There are truths and fallacies that a person could read in many forms of literature. It could be prejudices, incorrect information or even slanted views. Hence, once an article is read it is very easy to see what views it represents. From there the reader can make their own opinion about the article. There is an article called "Representation by Other Means : Mexican American and Puerto Rican Social Movement Organizations", that as it is read its views are seen automatically. This article pointed out facts on Puerto Rico as a commonwealth, the Puerto Rican people in the United States and the different things that make Puerto Ricans similar to other ethnic groups. The articles" views about the Puerto Rican people show similarities to what was learned in class and in the readings.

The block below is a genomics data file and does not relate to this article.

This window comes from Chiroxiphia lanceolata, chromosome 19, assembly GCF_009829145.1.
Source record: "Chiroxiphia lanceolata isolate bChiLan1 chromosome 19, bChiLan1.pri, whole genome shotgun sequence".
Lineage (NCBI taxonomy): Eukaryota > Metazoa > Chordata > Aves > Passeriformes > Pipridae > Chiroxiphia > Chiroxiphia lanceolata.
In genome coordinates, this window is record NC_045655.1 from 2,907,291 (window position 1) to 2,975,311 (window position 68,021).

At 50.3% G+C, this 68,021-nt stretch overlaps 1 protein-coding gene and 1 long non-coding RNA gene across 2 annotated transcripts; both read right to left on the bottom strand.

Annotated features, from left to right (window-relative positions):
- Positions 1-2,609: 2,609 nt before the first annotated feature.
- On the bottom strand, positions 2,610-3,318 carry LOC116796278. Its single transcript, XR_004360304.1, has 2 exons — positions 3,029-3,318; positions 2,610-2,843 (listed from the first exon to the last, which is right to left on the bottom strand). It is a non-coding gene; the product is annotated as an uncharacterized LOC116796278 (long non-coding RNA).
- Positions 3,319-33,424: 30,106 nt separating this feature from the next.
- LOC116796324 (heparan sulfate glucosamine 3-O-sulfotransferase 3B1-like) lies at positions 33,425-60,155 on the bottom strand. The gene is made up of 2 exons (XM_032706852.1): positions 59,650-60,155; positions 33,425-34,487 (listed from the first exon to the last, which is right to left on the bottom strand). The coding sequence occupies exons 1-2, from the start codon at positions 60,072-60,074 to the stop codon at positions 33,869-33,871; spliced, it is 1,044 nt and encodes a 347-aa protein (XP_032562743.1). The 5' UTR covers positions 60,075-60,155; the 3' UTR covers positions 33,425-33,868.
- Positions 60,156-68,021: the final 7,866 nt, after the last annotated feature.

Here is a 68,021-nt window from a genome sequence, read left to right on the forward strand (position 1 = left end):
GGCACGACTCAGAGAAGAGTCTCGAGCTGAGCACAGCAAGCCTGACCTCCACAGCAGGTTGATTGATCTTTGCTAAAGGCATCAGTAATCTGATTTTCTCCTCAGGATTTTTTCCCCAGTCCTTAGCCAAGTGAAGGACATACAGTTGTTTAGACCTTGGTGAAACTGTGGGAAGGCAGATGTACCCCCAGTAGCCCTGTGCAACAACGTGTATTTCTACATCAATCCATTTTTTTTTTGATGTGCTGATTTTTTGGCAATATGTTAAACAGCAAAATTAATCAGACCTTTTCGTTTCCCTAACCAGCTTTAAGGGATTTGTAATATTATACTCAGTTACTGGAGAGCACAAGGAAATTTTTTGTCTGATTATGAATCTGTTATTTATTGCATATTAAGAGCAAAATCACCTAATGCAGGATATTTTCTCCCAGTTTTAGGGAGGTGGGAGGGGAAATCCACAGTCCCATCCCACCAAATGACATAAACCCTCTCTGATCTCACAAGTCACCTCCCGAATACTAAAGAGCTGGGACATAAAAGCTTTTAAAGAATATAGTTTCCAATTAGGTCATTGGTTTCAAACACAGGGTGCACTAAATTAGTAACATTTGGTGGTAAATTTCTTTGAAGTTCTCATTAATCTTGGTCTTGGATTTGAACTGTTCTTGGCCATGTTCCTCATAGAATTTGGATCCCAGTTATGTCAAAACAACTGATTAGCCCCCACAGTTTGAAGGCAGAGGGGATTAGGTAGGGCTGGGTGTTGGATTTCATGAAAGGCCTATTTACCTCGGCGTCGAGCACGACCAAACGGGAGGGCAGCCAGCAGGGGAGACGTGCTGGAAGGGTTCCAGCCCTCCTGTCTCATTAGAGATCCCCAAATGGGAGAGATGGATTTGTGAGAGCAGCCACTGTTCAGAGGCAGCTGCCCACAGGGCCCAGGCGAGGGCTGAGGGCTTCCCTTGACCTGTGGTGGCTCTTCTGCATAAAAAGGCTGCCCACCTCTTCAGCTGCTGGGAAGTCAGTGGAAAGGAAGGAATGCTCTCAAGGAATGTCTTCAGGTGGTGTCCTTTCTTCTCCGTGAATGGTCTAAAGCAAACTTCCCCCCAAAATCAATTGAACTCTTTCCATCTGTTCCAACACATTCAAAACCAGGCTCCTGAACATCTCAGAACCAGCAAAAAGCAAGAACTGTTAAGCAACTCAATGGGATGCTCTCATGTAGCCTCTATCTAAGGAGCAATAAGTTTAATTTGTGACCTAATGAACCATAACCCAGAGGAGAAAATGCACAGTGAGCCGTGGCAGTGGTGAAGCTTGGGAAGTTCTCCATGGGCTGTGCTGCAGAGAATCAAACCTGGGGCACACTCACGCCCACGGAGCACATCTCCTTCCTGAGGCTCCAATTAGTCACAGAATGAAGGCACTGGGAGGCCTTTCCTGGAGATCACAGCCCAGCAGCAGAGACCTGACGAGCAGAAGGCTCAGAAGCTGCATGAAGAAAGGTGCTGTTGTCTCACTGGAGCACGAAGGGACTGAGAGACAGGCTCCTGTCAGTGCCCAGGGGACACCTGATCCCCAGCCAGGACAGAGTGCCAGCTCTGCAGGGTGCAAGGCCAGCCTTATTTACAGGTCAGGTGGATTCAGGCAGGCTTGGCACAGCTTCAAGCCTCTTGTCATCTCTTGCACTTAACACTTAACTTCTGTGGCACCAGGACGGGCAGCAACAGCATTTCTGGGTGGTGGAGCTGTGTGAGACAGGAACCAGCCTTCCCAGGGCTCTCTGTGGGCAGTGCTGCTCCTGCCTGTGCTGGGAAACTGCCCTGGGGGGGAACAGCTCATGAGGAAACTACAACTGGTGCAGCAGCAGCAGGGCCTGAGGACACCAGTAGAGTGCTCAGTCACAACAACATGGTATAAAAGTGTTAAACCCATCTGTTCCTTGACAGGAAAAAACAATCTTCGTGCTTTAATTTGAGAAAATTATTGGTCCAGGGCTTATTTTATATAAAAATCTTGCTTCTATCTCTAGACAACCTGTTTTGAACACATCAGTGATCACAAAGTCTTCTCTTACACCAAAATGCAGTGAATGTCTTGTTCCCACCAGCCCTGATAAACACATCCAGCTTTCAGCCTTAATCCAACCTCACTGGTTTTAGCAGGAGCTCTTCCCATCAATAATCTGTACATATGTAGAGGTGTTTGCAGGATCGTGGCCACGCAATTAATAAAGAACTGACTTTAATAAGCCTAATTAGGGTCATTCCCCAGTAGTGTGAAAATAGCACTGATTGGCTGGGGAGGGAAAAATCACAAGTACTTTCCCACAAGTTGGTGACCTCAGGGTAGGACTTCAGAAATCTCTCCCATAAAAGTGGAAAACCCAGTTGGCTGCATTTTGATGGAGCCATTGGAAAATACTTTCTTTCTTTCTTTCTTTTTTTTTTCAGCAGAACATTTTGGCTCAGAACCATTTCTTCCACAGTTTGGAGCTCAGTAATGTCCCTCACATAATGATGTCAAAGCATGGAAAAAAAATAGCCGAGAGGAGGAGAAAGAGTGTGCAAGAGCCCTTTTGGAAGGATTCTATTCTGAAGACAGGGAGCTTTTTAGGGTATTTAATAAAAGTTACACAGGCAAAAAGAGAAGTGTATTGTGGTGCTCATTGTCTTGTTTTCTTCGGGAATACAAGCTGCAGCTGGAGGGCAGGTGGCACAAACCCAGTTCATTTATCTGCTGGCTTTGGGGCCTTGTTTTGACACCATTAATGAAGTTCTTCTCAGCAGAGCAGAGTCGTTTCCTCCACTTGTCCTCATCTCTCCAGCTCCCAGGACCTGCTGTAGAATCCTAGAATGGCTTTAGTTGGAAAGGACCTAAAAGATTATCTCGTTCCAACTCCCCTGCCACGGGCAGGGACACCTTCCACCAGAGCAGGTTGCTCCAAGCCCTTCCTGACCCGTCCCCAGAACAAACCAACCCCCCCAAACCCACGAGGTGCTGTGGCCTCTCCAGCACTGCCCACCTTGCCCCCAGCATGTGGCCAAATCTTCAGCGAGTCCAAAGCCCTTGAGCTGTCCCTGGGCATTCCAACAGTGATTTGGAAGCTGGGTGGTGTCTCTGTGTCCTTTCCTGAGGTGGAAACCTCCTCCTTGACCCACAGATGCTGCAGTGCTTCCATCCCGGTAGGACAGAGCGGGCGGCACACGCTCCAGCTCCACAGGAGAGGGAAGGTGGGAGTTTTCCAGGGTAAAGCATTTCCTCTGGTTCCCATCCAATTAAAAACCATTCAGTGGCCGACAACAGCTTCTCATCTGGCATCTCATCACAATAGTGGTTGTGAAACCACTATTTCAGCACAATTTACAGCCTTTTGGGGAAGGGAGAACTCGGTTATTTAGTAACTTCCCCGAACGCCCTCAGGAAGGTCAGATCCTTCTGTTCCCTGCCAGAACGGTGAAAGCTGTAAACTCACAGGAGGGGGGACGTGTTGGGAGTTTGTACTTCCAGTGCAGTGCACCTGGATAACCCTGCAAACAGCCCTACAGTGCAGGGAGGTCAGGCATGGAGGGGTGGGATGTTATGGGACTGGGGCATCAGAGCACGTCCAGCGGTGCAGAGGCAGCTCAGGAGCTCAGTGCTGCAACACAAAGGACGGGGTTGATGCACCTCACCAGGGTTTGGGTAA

Puerto Rico is a commonwealth of the United States, "they belong to, but are not a part of the United States"(Christopulos, Core 9P Reading Packet, page 15). Puerto Rico became a commonwealth in 1952, but since 1917 as stated in the article the U.S. Congress made Puerto Ricans U.S. citizens (Marquez, Representation by Other Means: ., 2000). In comparison to the readings, this ruling by the Congress was made by the Jones Act. The Jones Act declared Puerto Ricans citizens of the United States, but Puerto Rico remained a U.S. colony. In 1952, when the commonwealth status was determined Puerto Rico gained more rights. The rights were : no travel restrictions between the island and the mainland, protection by the U.S., no federal taxes and no vote in presidential elections (Christopulos, unknown, Core 9P Reading Packet, pages 16, 97). This act was also important for the migration of Puerto Ricans into the United States or the mainland, as some people call it. The U.S. had the factories and farms that needed workers. Cheap labor was the reason a lot of Puerto Ricans found jobs. The companies could pay less and still make a good profit.